HH: I’m talking with Dr. James Smith, chief economist for Parsec Financial Management, very widely credentialed and respected in the world of economists. Now Dr. Smith, the FDIC today said they’re going to help out mortgage holders who may be in danger of foreclosure. This began in the home market. Should the government be looking at helping people get into homes, not just retain their homes, but maybe get into homes by somehow bringing down the cost of mortgage interest rates, which are stubbornly far above where one ordinarily expect them to be with the Fed Funds where it is?
JS: Well, mortgage interest rates are up where they are because long term interest rates are still stubbornly high, because people are worried about inflation. Soon, they’ll quit worrying about inflation, and long rates will come down farther, and mortgages will become more affordable. If you want to get the economy moving, you have to get new housing starts to pick up. That’s the big impact on the gross domestic product of the overall economy. And the best way to do that is to make sure credit’s available to credit-worthy people, not replay 2006-07 when we gave an enormous amount of credit to people who we now know never should have been given credit, and get the economy going again.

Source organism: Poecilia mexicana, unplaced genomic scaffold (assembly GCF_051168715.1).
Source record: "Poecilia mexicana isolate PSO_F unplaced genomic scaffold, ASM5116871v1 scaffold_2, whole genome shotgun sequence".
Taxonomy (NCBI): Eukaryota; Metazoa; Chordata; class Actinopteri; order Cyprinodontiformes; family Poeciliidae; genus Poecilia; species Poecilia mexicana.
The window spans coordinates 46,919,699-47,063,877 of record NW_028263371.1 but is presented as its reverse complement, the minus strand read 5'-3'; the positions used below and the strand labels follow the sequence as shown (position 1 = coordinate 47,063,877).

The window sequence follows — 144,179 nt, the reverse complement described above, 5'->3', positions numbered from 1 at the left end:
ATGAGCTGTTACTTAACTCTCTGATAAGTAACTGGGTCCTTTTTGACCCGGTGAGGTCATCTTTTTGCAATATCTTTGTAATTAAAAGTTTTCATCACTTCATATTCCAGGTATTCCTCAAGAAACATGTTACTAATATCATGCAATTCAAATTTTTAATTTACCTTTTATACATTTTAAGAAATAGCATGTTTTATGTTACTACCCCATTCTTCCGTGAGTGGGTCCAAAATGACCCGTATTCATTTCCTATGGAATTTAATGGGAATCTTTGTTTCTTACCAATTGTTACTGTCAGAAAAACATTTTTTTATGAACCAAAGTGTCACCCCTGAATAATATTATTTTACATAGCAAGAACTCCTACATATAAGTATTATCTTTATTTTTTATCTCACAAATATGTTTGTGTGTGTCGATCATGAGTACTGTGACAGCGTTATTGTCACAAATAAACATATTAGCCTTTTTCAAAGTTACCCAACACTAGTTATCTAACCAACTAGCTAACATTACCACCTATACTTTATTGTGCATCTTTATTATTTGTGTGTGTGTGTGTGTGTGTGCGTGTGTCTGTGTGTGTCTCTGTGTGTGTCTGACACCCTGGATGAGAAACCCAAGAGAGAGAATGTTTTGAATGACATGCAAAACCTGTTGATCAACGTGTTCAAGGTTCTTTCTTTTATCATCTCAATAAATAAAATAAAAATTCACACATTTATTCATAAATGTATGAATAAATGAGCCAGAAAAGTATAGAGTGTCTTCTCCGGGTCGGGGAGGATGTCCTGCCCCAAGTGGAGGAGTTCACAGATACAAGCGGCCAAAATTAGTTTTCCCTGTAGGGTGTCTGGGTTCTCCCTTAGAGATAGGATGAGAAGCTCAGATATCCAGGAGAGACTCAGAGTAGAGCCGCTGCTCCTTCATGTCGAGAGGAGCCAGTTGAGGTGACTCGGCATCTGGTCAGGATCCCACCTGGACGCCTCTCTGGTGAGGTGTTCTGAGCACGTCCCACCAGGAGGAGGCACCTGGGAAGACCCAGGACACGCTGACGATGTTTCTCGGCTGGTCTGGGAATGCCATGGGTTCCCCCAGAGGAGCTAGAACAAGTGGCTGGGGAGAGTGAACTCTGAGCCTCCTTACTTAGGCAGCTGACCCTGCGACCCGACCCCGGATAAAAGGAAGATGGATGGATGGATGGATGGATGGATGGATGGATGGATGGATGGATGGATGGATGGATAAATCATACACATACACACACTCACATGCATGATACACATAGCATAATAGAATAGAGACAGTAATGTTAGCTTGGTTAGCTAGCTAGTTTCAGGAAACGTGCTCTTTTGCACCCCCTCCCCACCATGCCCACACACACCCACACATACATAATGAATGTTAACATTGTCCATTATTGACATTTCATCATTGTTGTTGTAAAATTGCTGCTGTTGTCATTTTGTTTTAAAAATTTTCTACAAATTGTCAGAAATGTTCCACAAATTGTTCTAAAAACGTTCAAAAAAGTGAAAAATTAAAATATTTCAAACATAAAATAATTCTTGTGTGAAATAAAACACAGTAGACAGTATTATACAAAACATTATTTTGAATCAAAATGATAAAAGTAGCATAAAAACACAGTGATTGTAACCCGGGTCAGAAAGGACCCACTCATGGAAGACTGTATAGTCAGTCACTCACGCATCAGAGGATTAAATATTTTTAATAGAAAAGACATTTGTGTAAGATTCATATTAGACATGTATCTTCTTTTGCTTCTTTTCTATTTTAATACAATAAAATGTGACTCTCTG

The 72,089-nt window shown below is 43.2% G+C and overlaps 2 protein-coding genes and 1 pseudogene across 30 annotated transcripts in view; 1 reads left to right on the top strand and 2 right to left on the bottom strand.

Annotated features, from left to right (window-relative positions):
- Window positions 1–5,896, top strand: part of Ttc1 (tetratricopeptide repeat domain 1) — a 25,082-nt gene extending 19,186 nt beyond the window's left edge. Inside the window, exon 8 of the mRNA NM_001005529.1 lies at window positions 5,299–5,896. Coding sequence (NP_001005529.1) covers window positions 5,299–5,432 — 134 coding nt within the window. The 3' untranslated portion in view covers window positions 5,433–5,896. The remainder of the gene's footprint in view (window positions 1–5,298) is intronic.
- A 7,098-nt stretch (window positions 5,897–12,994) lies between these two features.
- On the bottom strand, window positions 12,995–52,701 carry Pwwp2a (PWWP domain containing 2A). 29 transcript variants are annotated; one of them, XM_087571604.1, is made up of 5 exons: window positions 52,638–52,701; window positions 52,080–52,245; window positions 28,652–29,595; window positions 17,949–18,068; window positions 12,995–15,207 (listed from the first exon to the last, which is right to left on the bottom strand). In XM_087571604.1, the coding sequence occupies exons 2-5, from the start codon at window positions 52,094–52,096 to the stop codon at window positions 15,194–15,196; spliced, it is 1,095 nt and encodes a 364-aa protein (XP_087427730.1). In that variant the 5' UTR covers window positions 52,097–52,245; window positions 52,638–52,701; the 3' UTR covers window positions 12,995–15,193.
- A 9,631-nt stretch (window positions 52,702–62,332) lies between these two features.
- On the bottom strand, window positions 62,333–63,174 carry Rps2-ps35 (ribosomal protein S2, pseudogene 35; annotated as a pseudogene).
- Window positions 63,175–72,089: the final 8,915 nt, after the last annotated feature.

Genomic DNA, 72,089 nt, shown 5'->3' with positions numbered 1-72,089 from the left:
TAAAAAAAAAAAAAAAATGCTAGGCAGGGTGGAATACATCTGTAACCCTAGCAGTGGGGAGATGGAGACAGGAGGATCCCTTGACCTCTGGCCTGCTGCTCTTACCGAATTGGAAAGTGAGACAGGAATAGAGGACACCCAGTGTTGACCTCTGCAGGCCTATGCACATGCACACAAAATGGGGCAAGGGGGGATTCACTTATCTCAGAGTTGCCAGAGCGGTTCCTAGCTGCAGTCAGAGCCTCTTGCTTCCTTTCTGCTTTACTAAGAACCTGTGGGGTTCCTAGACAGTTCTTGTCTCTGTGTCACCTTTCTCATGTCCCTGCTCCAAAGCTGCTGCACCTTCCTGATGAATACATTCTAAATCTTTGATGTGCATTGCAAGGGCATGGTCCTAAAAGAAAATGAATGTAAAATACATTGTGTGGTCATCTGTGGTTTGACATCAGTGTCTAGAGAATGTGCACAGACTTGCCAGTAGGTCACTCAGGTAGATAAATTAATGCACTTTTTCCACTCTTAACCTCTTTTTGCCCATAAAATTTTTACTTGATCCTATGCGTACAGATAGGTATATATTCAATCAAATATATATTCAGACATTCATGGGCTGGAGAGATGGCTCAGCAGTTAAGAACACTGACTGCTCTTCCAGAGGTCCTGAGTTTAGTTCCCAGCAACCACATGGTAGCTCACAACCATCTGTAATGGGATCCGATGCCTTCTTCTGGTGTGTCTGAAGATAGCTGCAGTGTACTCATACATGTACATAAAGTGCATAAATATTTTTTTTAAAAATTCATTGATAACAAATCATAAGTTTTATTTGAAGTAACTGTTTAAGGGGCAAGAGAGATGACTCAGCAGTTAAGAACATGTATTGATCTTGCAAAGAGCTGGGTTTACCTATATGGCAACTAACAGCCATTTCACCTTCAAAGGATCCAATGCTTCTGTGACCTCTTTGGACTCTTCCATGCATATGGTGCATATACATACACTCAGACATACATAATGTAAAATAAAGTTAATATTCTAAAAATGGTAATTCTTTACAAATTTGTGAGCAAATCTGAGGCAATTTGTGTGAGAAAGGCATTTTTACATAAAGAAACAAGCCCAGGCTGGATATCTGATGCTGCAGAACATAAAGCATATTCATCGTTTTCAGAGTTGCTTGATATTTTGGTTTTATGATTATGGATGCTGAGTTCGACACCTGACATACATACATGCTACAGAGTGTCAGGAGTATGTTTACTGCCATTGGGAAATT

HH: Are we in danger of fighting the last war, though, by over-securing credit against the danger that someone might default at this point?
JS: Oh, of course. We’re always in danger of fighting the last war. That’s the problem we have with Sarbanes-Oxley, which is a bigger problem than most people give it credit for.
HH: In terms of individuals listening as investors, do you believe the stock market is oversold? Do you think the housing decline is at bottom as well?
JS: Well, the housing decline in terms of new housing starts is within a month of the bottom, I think. The home price declines in some states are going to keep going down for a while. And in other states, the majority are going to pick up. And as I say, it’s new housing starts that we have to see turning around to get real enthusiastic about the overall outlook for the economy.
HH: How about the equities market, the Dow and the Nasdaq and the S&P 500?
JS: Well, it looks like screaming buys to me, and that’s…I say that because as I said, when you have this unbelievable amount of liquidity, it goes into stocks. And therefore, with a lot of demand and no increase in supply, then the stock market, and not just ours, but around the world, should be going up dramatically very soon.
HH: 30 seconds, Dr. Smith, gold and oil, where are they going?
HH: Both of them?
JS: Both of them. Oil demand is dropping, and new supply is coming on the stream.
HH: Dr. James Smith from North Carolina, I appreciate it, look forward to having you back. A sober but useful tone as we assess the economy.
End of interview.